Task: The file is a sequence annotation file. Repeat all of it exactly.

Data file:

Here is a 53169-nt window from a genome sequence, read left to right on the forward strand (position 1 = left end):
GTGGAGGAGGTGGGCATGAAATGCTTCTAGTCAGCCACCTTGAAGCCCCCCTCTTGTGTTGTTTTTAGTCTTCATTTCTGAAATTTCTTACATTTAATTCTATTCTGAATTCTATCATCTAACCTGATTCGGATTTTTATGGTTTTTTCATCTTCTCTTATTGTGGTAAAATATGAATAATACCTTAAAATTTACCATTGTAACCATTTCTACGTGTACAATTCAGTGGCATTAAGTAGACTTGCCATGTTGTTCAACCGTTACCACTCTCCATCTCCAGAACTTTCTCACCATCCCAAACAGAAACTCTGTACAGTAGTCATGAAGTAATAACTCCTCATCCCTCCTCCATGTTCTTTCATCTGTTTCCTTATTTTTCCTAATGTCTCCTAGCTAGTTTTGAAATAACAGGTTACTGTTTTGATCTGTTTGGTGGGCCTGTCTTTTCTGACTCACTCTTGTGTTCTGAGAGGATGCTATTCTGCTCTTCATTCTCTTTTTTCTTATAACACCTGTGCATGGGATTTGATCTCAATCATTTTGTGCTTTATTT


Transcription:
Here is a 53169-nt window from a genome sequence, read left to right on the forward strand (position 1 = left end):
GTGGAGGAGGTGGGCATGAAATGCTTCTAGTCAGCCACCTTGAAGCCCCCCTCTTGTGTTGTTTTTAGTCTTCATTTCTGAAATTTCTTACATTTAATTCTATTCTGAATTCTATCATCTAACCTGATTCGGATTTTTATGGTTTTTTCATCTTCTCTTATTGTGGTAAAATATGAATAATACCTTAAAATTTACCATTGTAACCATTTCTACGTGTACAATTCAGTGGCATTAAGTAGACTTGCCATGTTGTTCAACCGTTACCACTCTCCATCTCCAGAACTTTCTCACCATCCCAAACAGAAACTCTGTACAGTAGTCATGAAGTAATAACTCCTCATCCCTCCTCCATGTTCTTTCATCTGTTTCCTTATTTTTCCTAATGTCTCCTAGCTAGTTTTGAAATAACAGGTTACTGTTTTGATCTGTTTGGTGGGCCTGTCTTTTCTGACTCACTCTTGTGTTCTGAGAGGATGCTATTCTGCTCTTCATTCTCTTTTTTCTTATAACACCTGTGCATGGGATTTGATCTCAATCATTTTGTGCTTTATTT